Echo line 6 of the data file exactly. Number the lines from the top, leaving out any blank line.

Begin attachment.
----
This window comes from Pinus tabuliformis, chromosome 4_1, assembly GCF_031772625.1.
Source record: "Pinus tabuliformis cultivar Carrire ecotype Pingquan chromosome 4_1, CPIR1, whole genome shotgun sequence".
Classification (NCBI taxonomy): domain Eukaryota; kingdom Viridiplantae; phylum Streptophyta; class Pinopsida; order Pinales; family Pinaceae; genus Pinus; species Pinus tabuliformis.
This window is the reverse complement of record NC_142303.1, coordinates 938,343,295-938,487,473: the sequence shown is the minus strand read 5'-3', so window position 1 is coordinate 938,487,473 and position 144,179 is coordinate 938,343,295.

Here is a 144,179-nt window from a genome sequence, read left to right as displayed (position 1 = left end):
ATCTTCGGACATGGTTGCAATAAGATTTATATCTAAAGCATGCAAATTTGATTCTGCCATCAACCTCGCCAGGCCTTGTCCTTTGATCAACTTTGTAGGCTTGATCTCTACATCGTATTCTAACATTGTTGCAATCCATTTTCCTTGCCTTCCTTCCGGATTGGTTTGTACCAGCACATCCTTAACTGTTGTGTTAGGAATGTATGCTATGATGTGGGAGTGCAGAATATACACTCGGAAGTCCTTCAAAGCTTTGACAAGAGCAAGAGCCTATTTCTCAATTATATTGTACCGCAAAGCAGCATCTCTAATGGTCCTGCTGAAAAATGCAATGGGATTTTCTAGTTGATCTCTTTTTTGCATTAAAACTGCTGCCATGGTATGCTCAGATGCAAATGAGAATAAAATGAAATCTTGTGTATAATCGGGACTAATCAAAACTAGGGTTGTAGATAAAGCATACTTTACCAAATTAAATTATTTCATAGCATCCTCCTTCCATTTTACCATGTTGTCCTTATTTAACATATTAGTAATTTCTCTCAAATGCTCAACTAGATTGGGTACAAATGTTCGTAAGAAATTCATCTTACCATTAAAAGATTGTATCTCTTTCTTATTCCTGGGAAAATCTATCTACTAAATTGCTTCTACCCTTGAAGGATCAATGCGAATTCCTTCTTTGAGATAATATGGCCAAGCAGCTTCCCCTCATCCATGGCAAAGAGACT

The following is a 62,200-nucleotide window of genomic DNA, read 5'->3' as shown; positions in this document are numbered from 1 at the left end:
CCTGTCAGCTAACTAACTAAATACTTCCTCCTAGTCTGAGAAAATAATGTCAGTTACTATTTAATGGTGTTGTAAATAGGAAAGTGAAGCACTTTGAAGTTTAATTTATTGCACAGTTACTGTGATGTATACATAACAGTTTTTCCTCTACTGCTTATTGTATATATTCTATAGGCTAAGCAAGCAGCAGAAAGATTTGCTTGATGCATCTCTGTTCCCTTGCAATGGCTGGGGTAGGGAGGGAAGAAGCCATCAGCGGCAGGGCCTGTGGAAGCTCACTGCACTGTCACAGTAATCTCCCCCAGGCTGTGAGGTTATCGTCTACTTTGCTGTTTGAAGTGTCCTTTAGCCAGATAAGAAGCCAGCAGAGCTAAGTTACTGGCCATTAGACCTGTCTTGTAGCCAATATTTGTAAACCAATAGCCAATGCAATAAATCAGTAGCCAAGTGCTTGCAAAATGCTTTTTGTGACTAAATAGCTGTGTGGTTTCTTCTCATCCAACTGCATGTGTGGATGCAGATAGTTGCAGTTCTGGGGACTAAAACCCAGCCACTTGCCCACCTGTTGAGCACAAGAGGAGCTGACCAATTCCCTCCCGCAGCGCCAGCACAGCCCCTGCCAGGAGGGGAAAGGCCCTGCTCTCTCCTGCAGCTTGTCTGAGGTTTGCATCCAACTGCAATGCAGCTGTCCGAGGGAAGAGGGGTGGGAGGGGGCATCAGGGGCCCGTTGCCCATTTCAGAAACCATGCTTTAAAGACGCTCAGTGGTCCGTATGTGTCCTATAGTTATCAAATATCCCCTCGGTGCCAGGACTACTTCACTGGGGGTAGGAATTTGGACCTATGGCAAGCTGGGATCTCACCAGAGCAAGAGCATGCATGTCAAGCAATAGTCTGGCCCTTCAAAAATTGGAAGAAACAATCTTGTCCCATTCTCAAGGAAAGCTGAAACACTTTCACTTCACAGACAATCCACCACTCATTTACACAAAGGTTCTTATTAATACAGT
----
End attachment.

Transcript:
ATCTTCGGACATGGTTGCAATAAGATTTATATCTAAAGCATGCAAATTTGATTCTGCCATCAACCTCGCCAGGCCTTGTCCTTTGATCAACTTTGTAGGCTTGATCTCTACATCGTATTCTAACATTGTTGCAATCCATTTTCCTTGCCTTCCTTCCGGATTGGTTTGTACCAGCACATCCTTAACTGTTGTGTTAGGAATGTATGCTATGATGTGGGAGTGCAGAATATACACTCGGAAGTCCTTCAAAGCTTTGACAAGAGCAAGAGCCTATTTCTCAATTATATTGTACCGCAAAGCAGCATCTCTAATGGTCCTGCTGAAAAATGCAATGGGATTTTCTAGTTGATCTCTTTTTTGCATTAAAACTGCTGCCATGGTATGCTCAGATGCAAATGAGAATAAAATGAAATCTTGTGTATAATCGGGACTAATCAAAACTAGGGTTGTAGATAAAGCATACTTTACCAAATTAAATTATTTCATAGCATCCTCCTTCCATTTTACCATGTTGTCCTTATTTAACATATTAGTAATTTCTCTCAAATGCTCAACTAGATTGGGTACAAATGTTCGTAAGAAATTCATCTTACCATTAAAAGATTGTATCTCTTTCTTATTCCTGGGAAAATCTATCTACTAAATTGCTTCTACCCTTGAAGGATCAATGCGAATTCCTTCTTTGAGATAATATGGCCAAGCAGCTTCCCCTCATCCATGGCAAAGAGACT